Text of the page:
Vladimir Putin struggling to keep upright as leader’s legs repeatedly buckle during speech

Vladimir Putin's legs appear to buckle as he gives speech

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Vladimir Putin’s leg appeared to buckle as the Russian leader delivered an address at the Kremlin to mark Russia Day. Putin told the assembled guests that the importance of Russian unity and patriotism was “as clear as ever” while a camera caught his legs appearing to wobble as he stood behind the lectern. 

Putin’s legs appeared on the brink of giving way at points during the address with the Russian leader seeming to shift his weight in order to stay level. 

“Our ancestors gifted us this unity, our loyalty to the motherland, and a responsibility for its future,” Putin said.

“We know the strength of these century-old traditions, moral values, and spiritual foundations, which have reaffirmed themselves throughout the entirety of our multi-ethnic nation’s thousand years of history, bringing us together today.

“Our nation has long considered this sincere and deep patriotic sentiment to be sacrosanct.

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“The importance of unity for our people, our society, our country is as clear to us today as ever,” he added.

Putin was speaking on Russia Day which commemorates the formal declaration of the Russian Federation on 12 June 1990 following the collapse of the Soviet Union. 

It comes as Russian troops swarmed into Sievierodonetsk, as their artillery pounded parts of the city where Ukrainian defenders mounted a desperate rearguard action in the fiercest fighting of a wider battle for control over Ukraine’s eastern Donbas region.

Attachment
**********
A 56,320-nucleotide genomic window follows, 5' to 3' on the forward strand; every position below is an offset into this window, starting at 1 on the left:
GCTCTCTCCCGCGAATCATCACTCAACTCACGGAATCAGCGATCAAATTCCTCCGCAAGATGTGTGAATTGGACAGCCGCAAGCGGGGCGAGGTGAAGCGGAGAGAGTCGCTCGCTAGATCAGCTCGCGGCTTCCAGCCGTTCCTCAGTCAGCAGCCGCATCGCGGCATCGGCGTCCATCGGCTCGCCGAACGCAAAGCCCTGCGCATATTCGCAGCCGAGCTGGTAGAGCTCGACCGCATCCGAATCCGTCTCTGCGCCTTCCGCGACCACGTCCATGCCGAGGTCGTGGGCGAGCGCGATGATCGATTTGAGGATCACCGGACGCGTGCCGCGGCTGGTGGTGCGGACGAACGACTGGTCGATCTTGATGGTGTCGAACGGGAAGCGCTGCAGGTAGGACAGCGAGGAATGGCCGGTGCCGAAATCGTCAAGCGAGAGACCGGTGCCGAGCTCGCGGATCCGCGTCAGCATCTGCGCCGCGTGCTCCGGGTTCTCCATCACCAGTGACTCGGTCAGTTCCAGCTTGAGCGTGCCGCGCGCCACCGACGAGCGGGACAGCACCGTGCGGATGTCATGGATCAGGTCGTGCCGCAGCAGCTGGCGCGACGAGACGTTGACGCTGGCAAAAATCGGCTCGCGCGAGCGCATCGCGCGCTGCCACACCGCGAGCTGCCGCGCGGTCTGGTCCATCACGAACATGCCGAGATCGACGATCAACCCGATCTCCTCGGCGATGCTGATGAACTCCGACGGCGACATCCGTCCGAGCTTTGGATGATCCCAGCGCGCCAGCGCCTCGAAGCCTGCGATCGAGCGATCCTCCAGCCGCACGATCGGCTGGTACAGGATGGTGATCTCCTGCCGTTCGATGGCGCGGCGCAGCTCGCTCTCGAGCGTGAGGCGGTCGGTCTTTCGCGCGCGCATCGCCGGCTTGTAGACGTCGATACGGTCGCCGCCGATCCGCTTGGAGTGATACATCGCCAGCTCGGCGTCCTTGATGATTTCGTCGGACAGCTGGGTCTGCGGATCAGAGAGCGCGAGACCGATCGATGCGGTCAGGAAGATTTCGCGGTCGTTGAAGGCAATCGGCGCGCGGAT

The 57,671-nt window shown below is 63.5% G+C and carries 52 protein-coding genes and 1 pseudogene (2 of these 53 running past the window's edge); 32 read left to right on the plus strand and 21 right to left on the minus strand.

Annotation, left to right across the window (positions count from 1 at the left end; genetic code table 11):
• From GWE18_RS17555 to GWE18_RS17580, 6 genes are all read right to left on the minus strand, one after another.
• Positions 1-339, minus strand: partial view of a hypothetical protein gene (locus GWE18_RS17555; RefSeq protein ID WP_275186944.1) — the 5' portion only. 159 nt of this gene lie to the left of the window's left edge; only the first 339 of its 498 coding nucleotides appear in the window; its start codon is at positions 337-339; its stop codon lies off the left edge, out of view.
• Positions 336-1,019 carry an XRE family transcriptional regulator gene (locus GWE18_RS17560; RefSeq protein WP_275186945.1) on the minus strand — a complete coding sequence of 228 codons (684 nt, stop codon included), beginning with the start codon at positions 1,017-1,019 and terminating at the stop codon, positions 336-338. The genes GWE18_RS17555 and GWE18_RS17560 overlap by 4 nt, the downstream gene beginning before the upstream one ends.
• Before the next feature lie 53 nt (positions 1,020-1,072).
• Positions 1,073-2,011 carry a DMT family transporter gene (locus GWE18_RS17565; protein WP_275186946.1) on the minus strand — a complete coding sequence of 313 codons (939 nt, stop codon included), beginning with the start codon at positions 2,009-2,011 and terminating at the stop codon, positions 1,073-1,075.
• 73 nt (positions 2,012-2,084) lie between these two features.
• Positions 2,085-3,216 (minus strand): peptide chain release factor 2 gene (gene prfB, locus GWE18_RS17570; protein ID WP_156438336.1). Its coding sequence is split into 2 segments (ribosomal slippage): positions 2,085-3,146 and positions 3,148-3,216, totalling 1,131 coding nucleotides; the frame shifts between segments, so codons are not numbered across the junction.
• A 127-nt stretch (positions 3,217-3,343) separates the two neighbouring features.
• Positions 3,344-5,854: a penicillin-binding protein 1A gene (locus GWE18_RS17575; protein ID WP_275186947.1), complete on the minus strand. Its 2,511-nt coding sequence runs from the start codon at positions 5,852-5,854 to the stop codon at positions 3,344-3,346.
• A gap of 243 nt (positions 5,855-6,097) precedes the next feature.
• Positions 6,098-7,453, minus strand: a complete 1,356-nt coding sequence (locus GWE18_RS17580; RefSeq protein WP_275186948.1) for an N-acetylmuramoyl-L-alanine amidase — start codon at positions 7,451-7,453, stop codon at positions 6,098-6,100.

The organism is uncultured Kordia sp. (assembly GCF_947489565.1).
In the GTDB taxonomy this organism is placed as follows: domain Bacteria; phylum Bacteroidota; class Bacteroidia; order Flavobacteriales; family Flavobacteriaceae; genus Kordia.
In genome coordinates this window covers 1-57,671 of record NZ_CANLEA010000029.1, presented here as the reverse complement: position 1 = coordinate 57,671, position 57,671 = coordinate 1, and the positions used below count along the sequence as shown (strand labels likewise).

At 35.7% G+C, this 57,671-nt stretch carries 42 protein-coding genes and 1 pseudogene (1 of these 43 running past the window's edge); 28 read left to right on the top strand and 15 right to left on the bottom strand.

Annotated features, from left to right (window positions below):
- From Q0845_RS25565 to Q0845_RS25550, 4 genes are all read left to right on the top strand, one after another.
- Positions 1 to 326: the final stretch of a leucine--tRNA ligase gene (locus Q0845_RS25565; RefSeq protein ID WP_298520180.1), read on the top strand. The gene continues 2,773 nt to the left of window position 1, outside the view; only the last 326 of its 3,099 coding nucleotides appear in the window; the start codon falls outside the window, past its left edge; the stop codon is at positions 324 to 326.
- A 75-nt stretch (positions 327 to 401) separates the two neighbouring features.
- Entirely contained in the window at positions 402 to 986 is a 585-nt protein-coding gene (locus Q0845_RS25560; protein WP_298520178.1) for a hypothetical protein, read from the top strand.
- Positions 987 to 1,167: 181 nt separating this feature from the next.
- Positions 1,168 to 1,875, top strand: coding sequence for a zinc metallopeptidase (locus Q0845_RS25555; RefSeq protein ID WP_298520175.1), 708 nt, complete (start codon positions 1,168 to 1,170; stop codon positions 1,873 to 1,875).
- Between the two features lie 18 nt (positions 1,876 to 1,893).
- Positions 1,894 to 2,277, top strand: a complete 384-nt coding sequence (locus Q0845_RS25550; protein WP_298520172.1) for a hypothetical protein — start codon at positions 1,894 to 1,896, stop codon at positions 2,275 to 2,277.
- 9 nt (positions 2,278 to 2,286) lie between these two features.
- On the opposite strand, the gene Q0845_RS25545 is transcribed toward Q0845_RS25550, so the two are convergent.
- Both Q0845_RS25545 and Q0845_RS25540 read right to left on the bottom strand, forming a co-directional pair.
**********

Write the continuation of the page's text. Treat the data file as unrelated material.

The Russian destruction of a bridge left stranded civilians with just one remaining bridge to escape across a river to the neighbouring city of Lysychansk, which was also being shelled but was still in Ukrainian hands.

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Hundreds of civilians in Sievierodonetsk were sheltering in the city’s Azot chemical plant, creating a scenario similar to the fall of the southern port city of Mariupol, where hundreds of people were trapped for weeks in the Azovstal steelworks.

“Russians continue to storm the city, having a significant advantage in artillery they have somewhat pushed back the Ukrainian soldiers,” said Serhiy Gaidai, governor of the Luhansk region.

“The Russians are destroying quarter after quarter,” Gaidai said on Monday.

Russian forces have taken most of Sievierodonetsk, having pulverized parts of the city in one of the bloodiest assaults since they invaded Ukraine on February 24.

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Ukrainian President Volodymyr Zelensky said in his nightly video address on Sunday that Russia was trying to pour military reserves into the Donbas.

“The key tactical goal of the occupiers has not changed: they are pressing in Sievierodonetsk, severe fighting is ongoing there – literally for every metre,” Zelensky said.

Zelensky said attacks that resulted in child casualties had created a lasting image of Russia for the rest of the world.

“These very facts will underscore the way in which Russia is seen by the world,” he said.

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